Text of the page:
This idea was carried through into the Age of Enlightenment. During this time, many experts likened the Romans’ tremendous architectural achievements to a return to simpler wood construction. However, in contrast to 19th-century civilizations in Europe and America, mentioning of the concept of a dark, barbaric past has happened.

The roots of this term is in the 19th-century Western European belief that some civilizations are superior to others, which is difficult to hear today. However, the usage of the phrase is purely academic, notably by historians. While the Romans were superb record keepers, historical books and papers were sparse from the 5th century and for several centuries afterwards.

The First Two Centuries

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The two centuries after the fall of Roman control in Britain at the beginning of the fifth century aptly describe the term “dark”. For these years, there is virtually no historical record. The finest surviving source is an excoriating sermon titled ‘De Excidio Britanniae’ written by the British monk Gildas probably between the late fifth century and 530 AD.

It is a rhetorical barracking of Romano-British leaders, both before and after Gildas’ time, whom he blamed for the downfall of Britain in the latter days of Roman control. Unfortunately, the majority of the few sites Gildas named are unknown. The vast majority of those he chastised remain anonymous. The dates of the events he detailed and even the date he wrote are still debatable. It is, however, the finest we have, and it gives the conventional post-Roman British story from which all others are drawn.

St. Patrick wrote two letters in the fifth century. One describes how Irish slave raiders kidnapped him. The other criticizes a bloke named Coroticus for raiding and looting a Christian settlement. As the western Roman empire crumbled, Britain was left vulnerable and weaker. The British elites, weakened by hunger and pestilence and militarily depleted and politically mishandled, developed a strategy led by an anonymous “proud tyrant.” They would call Saxons from Europe to protect them from Scots and Picts assaults. This strategy quickly backfired. The Saxons turned against the Britons and began wreaking havoc, citing conflicts about pay and food as a pretext.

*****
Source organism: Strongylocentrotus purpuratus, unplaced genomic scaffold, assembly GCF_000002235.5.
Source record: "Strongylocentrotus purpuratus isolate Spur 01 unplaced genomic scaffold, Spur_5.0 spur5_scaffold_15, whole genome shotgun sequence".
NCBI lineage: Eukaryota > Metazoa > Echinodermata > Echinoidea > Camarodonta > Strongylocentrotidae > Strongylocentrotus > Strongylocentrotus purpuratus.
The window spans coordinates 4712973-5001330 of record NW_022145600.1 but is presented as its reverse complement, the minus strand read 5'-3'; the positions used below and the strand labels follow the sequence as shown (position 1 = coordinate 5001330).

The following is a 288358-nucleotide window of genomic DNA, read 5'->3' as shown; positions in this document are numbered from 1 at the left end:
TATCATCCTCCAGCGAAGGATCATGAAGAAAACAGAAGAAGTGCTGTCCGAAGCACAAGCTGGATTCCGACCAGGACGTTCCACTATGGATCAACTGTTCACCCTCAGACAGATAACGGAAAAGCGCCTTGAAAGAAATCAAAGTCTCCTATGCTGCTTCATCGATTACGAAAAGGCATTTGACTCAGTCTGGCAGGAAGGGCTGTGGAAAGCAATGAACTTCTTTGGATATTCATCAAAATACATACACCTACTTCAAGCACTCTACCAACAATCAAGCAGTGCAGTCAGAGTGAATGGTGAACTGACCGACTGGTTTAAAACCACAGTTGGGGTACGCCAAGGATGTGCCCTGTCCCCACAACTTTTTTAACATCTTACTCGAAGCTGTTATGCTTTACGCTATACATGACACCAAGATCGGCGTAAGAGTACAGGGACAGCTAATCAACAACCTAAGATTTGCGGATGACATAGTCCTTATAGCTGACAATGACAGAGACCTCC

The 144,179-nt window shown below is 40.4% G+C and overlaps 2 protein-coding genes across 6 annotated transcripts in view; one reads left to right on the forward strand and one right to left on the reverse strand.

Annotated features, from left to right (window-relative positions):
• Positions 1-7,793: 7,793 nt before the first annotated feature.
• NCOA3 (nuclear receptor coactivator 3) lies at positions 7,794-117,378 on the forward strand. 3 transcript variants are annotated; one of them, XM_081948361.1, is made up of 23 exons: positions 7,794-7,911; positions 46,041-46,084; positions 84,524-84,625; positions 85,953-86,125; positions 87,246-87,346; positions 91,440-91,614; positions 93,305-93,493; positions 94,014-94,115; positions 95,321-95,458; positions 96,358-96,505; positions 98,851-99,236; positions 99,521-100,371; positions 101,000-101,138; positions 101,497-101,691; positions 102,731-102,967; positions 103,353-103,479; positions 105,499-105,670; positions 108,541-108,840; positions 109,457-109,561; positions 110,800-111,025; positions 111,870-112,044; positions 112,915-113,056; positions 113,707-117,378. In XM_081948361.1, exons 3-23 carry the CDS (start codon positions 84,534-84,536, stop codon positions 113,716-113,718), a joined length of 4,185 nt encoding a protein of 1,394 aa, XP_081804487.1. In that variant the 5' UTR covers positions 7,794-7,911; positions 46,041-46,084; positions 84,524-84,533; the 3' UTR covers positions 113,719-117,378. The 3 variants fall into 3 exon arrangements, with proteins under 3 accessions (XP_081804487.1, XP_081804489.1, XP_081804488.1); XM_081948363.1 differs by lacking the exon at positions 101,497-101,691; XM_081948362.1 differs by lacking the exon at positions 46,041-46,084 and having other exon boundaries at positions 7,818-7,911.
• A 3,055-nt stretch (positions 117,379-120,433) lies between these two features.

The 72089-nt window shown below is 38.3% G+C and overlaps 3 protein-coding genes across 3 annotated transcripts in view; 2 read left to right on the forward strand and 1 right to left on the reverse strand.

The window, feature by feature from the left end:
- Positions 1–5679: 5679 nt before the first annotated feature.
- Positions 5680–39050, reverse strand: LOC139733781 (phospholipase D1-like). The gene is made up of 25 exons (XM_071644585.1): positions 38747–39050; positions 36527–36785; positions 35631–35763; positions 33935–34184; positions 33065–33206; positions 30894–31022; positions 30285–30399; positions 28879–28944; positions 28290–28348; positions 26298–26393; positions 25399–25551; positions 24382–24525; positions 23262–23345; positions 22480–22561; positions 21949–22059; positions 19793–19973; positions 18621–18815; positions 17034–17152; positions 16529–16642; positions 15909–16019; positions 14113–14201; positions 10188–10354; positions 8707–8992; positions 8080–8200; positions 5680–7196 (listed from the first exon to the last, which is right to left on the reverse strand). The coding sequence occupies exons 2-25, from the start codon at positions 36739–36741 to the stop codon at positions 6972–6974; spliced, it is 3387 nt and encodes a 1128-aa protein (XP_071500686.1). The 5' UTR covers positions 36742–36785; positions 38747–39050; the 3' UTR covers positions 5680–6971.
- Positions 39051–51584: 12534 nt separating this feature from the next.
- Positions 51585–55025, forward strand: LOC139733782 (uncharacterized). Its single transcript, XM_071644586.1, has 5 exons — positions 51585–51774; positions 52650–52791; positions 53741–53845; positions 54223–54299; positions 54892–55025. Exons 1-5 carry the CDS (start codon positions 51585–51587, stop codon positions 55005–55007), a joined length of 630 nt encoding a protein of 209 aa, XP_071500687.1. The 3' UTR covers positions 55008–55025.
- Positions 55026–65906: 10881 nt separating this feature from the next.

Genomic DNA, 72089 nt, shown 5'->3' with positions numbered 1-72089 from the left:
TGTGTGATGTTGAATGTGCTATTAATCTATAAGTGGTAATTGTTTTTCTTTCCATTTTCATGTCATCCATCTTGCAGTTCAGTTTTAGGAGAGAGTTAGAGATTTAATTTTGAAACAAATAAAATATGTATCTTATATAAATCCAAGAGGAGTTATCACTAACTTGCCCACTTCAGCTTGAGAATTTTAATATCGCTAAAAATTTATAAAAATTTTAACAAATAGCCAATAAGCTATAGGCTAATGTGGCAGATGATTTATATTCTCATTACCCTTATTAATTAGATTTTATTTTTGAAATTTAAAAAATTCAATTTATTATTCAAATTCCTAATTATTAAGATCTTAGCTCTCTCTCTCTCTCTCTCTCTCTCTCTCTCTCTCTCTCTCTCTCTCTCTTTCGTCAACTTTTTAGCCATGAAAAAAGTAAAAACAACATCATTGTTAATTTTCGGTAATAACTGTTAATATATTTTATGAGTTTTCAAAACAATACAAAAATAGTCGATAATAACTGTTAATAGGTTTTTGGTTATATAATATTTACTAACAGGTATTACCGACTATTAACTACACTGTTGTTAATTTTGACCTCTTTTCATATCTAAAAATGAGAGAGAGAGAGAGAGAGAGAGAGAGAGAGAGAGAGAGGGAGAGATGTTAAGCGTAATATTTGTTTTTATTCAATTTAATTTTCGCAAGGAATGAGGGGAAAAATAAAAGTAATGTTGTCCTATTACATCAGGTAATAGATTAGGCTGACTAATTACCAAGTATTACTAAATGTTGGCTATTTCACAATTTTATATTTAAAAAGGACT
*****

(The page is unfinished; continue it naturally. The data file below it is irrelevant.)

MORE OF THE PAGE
Archaeology, on the other hand, verifies the fact of rapid urban collapse. The number of rooms occupied in Cirencester fell substantially from more than 140 in AD 375 to roughly 10 by 425. Demolishing of grand mansions and government buildings happened during this time.

Dark Ages of Art

Dark Ages of Art
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The Catholic Church stepped in to provide some learning and study in many regions of Europe after the Roman Empire crumbled, bringing many of its institutions, such as secular schools.

The Church becomes the most stable factor in western Europe and all territories north of the Mediterranean. Monks attempted to replicate most of the Roman period’s literature and scientific books and some of the Greek period’s. Meanwhile, the absence of many notable works of writing from this period in England does not imply that civilization remained dormant. Indeed, some of England’s most enduring legendary figures developed during this time. The oldest recorded allusion to England’s most renowned heroic ruler comes in the form of a comparison, according to a 6th-century Welsh poet. While the first recorded poem by warrior Beowulf dates from the 10th century, other experts think the epic was based on oral traditions dating back far further.

Economy during the Dark Ages

Another prevalent feature linked with the Dark Ages is the scarcity of massive buildings. Cities and towns no longer constructed enormous stone buildings. The gradual degradation of the Roman infrastructure, like aqueducts, also impacted the city’s quality of life.